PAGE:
Catch a fallen star . . .
Tristran thorn promised to bring back a fallen star. So he sets out on a journey to fulfill the request of his beloved, the hauntingly beautiful Victoria Forester—and stumbles into the enchanted realm that lies beyond the wall of his English country town. Rich with adventure and magic, Stardust is one of master storyteller Neil Gaiman's most beloved tales, and the inspiration for the hit movie.
1 Reader Reviews
EVERY WORD IS PRICELESS!
IN THE HANDS of a lesser writer, this book could have fallen flat. The generic tale of a boy whose heart has been stolen by the girl of his dreams, only to be promised redemption and bliss by the thief in return for the completion of an impossible quest comes alive in a way that only Neil Gaiman can manage. This book is set in the world of faerie, where nothing makes sense, where nothing is real (except for everything that is) and where everything is turned upside down.
This book sparkles, it zings, it floats above the ground like tendrils of fog caught in a soft breeze.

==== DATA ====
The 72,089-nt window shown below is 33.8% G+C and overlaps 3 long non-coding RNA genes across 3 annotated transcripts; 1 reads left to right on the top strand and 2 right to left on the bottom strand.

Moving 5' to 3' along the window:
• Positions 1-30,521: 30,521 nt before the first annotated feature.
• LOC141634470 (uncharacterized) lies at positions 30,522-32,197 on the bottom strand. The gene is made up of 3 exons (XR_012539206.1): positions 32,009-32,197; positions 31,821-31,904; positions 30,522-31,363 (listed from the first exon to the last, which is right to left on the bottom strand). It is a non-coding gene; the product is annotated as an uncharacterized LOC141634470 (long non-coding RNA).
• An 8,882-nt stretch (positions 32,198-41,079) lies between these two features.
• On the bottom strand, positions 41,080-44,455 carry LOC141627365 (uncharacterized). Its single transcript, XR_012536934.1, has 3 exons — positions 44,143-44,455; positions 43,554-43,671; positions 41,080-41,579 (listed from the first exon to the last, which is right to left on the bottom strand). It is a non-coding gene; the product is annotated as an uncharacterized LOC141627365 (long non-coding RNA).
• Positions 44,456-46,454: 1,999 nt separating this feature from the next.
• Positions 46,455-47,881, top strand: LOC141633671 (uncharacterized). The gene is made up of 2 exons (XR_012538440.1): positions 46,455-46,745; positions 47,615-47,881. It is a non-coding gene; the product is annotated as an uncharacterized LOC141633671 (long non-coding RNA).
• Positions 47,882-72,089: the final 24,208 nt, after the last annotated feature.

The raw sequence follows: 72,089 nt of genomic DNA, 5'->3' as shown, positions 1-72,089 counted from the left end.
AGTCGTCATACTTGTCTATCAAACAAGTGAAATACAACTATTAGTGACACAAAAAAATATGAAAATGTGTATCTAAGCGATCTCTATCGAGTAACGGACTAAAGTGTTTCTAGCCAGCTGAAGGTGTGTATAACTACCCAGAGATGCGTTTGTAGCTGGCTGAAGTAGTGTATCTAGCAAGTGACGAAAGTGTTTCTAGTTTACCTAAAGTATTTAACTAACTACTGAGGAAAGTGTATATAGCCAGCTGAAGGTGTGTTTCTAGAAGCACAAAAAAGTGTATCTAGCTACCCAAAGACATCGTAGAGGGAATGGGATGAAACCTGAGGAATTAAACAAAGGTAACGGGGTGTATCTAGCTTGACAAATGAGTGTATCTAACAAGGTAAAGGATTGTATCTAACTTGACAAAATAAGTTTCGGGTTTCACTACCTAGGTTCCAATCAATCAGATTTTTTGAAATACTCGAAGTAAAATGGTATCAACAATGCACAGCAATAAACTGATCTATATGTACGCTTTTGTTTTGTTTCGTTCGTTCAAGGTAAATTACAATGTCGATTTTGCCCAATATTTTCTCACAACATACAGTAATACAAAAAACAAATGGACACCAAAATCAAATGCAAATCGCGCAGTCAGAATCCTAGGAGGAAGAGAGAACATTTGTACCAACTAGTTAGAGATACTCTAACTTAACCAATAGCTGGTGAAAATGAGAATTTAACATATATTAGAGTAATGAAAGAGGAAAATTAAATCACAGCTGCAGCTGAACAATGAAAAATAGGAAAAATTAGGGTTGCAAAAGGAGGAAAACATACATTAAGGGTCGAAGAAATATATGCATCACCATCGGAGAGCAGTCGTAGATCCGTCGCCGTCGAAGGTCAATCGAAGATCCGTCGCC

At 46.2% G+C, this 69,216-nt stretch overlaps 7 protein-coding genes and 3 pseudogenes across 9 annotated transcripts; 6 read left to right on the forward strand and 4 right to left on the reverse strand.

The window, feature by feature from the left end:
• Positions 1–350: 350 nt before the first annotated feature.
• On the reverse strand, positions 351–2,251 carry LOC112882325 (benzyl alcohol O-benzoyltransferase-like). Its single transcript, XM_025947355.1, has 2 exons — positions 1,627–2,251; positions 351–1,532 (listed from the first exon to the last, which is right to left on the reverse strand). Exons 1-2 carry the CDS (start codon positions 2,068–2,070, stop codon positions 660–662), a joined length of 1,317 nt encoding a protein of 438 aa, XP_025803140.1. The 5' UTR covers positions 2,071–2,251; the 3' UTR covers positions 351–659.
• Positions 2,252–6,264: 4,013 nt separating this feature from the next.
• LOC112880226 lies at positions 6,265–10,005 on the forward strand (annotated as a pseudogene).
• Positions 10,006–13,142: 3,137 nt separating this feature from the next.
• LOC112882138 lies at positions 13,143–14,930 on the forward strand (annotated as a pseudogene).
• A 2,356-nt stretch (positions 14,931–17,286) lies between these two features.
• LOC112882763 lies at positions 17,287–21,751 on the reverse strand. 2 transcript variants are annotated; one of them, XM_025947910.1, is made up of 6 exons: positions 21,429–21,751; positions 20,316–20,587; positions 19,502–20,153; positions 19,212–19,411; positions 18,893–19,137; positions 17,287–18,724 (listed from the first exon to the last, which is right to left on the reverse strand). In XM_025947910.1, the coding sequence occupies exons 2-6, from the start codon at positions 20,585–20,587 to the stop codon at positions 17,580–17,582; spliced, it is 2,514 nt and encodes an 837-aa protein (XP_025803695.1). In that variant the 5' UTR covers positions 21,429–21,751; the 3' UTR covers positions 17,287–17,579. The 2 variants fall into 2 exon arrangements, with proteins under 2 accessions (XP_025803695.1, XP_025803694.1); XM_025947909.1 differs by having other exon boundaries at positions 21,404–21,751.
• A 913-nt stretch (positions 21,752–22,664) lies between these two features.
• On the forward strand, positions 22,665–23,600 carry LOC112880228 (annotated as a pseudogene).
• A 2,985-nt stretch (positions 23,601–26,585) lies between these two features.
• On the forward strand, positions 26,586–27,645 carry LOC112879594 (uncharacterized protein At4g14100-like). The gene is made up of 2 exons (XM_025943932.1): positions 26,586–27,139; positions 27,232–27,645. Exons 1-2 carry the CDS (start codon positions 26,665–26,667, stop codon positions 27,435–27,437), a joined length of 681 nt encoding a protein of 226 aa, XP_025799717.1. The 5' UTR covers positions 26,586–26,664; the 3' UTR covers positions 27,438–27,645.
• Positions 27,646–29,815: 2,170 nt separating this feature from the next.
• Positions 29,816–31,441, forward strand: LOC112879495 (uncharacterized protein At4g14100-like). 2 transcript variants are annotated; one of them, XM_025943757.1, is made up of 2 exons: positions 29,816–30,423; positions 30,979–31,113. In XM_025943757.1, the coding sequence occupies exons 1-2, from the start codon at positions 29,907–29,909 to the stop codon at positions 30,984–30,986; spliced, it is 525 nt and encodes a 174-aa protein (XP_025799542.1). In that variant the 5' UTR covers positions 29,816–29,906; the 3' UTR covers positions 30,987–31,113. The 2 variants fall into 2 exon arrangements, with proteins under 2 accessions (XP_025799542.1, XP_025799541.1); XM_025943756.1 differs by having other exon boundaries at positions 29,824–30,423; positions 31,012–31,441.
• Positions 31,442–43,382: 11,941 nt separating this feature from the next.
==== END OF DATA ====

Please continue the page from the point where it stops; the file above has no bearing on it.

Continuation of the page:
The plot is an interesting one, too, despite the apparent tiny size of the fable. My edition is just 196 pages long but treasure this book, you must. 196 pages accounts to approximately 196 plot twists in Gaiman-speak. The opening chapter is so well written and emotionally engaging that you may well find yourself touched and moved when you realise the central characters in the book’s opening salvo are essentially just curtain raisers to what is to follow. But the quality of the book does not drop off a single iota and you soon find yourself totally in love with the new set of characters you find yourself blessed with from chapter two onwards.
There are good guys (obviously), bad guys (equally obviously), talking rabbits, whispering trees and lots and lots of magic. There’s love, too, but also plenty of hatred, and dislike, and murder most foul and even threats of patricide. The land of Faerie, one could put forth, is an essential character of this story in its own right and it is one that adds volumes to the amazing reading experience that is STARDUST.
The book feels like a classic fantasy tale, trimmed down for economy’s sake. Indeed, one must ask oneself how the world has coped without Mr Gaiman gifting mankind with a full sized fantasy epic. But then you shake your head and realise the folly of such a thought. In a Gaiman book, every word is priceless. Every word is treasured. Every sentence is beautifully crafted perfection.
And that makes the book you are holding a fallen star in its own right.